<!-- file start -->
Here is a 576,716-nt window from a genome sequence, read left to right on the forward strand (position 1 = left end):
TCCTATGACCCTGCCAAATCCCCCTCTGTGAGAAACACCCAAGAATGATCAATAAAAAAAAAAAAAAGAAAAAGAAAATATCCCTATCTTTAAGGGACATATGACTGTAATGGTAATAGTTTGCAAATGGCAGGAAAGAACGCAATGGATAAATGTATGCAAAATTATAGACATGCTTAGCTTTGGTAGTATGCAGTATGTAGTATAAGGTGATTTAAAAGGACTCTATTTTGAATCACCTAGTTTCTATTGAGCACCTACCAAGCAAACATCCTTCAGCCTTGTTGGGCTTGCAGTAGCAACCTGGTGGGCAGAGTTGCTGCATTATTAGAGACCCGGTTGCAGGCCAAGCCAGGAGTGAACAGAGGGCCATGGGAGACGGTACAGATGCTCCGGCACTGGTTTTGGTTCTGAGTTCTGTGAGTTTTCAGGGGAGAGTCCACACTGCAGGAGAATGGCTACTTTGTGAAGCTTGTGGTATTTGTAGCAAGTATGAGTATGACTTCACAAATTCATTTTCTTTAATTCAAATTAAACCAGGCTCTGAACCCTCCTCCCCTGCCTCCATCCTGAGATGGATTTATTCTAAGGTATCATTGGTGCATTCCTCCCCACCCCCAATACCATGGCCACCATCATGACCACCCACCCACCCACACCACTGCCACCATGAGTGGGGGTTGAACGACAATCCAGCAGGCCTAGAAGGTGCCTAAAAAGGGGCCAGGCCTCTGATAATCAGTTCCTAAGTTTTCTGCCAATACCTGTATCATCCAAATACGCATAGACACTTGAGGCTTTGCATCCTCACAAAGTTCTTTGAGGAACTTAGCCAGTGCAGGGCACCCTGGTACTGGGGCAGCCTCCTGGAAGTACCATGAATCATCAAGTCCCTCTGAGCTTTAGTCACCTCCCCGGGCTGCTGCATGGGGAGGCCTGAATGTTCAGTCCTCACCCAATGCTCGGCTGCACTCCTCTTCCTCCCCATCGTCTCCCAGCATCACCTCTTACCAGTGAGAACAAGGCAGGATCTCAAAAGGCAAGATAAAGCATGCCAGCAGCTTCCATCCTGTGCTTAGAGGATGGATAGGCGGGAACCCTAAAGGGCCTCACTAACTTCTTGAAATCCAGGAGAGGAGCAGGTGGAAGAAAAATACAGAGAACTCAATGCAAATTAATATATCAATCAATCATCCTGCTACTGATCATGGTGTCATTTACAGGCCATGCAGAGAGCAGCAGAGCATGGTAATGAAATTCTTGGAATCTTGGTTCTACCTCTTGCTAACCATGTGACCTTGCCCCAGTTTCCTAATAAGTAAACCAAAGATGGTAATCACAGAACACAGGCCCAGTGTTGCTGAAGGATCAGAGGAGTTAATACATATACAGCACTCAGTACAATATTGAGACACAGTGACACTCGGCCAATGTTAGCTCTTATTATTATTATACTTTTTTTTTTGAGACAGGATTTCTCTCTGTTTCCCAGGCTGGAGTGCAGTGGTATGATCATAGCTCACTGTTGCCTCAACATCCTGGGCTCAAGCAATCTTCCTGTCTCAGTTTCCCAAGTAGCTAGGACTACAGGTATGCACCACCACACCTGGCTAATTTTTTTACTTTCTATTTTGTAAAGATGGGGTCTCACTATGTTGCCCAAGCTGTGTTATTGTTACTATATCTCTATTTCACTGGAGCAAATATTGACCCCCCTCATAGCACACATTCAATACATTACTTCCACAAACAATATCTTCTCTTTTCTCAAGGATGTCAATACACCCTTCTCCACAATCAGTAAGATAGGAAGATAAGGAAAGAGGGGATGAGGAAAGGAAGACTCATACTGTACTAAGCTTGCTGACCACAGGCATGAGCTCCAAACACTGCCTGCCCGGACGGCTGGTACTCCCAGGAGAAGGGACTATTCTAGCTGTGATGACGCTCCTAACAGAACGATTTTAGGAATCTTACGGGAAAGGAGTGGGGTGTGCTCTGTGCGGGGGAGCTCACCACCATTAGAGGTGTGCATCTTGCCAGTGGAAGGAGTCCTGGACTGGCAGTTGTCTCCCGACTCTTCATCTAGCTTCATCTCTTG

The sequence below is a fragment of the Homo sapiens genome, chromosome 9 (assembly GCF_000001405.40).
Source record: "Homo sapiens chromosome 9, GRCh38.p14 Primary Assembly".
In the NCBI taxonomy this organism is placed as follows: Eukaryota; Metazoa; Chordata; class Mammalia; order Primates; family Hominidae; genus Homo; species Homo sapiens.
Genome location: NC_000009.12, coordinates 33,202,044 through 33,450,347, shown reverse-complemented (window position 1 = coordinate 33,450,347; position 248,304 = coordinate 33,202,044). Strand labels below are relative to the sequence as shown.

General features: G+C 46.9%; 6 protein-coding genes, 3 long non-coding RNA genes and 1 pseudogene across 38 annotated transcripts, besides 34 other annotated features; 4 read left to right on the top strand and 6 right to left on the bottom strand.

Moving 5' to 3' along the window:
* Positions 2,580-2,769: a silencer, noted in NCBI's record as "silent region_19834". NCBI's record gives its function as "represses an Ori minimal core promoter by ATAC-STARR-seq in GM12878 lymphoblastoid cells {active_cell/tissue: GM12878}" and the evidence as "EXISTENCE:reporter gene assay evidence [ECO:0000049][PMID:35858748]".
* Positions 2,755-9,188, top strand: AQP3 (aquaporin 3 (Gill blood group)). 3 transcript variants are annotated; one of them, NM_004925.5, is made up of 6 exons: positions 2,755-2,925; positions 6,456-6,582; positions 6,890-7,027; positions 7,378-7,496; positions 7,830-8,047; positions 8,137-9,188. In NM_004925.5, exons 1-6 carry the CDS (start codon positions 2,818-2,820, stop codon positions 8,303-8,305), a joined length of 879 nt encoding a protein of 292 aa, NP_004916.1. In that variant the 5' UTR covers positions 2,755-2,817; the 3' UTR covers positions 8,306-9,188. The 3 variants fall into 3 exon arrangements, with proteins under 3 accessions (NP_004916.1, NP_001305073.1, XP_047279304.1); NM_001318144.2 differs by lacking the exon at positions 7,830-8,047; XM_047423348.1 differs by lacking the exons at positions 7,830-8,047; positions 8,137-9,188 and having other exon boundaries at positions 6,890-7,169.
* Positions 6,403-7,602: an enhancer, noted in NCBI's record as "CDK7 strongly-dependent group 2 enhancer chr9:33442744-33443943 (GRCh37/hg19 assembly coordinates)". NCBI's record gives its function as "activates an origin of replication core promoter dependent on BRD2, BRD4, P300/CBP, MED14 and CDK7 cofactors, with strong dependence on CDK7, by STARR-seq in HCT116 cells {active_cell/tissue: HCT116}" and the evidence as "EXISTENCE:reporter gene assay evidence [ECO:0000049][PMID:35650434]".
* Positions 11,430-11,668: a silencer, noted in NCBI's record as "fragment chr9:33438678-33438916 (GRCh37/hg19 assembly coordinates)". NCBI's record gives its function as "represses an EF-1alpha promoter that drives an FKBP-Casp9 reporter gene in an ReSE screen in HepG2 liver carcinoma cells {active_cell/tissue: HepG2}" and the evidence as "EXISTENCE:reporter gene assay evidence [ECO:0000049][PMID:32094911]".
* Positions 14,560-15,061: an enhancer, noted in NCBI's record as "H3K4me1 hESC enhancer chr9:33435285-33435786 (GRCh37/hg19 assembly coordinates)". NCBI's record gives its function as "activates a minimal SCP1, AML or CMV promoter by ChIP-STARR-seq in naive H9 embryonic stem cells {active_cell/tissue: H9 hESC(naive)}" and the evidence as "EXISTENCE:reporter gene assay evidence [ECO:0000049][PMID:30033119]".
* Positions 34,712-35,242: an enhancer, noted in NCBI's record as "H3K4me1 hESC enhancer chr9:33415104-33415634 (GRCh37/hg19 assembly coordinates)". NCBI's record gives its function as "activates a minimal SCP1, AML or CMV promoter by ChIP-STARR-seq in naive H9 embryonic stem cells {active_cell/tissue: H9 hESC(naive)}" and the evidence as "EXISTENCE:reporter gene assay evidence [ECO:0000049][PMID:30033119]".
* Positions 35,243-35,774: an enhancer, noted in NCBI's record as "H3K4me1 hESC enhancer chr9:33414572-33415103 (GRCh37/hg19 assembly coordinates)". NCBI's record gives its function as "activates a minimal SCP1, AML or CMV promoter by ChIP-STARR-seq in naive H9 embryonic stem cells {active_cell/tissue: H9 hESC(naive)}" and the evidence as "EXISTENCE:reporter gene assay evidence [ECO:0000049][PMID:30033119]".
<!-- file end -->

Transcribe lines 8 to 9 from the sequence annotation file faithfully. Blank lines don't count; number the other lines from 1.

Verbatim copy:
Moving 5' to 3' along the window:
* Positions 2,580-2,769: a silencer, noted in NCBI's record as "silent region_19834". NCBI's record gives its function as "represses an Ori minimal core promoter by ATAC-STARR-seq in GM12878 lymphoblastoid cells {active_cell/tissue: GM12878}" and the evidence as "EXISTENCE:reporter gene assay evidence [ECO:0000049][PMID:35858748]".